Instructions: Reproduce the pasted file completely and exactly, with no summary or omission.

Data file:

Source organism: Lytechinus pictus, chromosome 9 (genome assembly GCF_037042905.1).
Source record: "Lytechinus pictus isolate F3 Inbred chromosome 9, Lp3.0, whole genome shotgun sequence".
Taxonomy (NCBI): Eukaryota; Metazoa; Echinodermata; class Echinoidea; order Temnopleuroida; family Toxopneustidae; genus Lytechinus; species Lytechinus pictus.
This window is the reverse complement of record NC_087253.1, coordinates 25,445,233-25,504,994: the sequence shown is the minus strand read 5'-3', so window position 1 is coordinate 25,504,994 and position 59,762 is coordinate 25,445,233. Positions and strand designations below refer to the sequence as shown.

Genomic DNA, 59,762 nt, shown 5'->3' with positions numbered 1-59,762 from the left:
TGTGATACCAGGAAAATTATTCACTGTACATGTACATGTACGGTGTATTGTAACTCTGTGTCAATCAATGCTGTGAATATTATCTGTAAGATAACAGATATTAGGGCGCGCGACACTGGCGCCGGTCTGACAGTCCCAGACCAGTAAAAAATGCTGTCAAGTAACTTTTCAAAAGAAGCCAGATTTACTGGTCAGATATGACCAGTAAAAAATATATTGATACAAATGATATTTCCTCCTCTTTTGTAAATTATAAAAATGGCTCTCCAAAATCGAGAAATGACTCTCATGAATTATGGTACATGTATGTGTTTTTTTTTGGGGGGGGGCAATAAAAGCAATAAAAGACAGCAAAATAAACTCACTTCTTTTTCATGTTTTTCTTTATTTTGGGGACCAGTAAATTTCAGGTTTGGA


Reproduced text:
Source organism: Lytechinus pictus, chromosome 9 (genome assembly GCF_037042905.1).
Source record: "Lytechinus pictus isolate F3 Inbred chromosome 9, Lp3.0, whole genome shotgun sequence".
Taxonomy (NCBI): Eukaryota; Metazoa; Echinodermata; class Echinoidea; order Temnopleuroida; family Toxopneustidae; genus Lytechinus; species Lytechinus pictus.
This window is the reverse complement of record NC_087253.1, coordinates 25,445,233-25,504,994: the sequence shown is the minus strand read 5'-3', so window position 1 is coordinate 25,504,994 and position 59,762 is coordinate 25,445,233. Positions and strand designations below refer to the sequence as shown.

Genomic DNA, 59,762 nt, shown 5'->3' with positions numbered 1-59,762 from the left:
TGTGATACCAGGAAAATTATTCACTGTACATGTACATGTACGGTGTATTGTAACTCTGTGTCAATCAATGCTGTGAATATTATCTGTAAGATAACAGATATTAGGGCGCGCGACACTGGCGCCGGTCTGACAGTCCCAGACCAGTAAAAAATGCTGTCAAGTAACTTTTCAAAAGAAGCCAGATTTACTGGTCAGATATGACCAGTAAAAAATATATTGATACAAATGATATTTCCTCCTCTTTTGTAAATTATAAAAATGGCTCTCCAAAATCGAGAAATGACTCTCATGAATTATGGTACATGTATGTGTTTTTTTTTGGGGGGGGGCAATAAAAGCAATAAAAGACAGCAAAATAAACTCACTTCTTTTTCATGTTTTTCTTTATTTTGGGGACCAGTAAATTTCAGGTTTGGA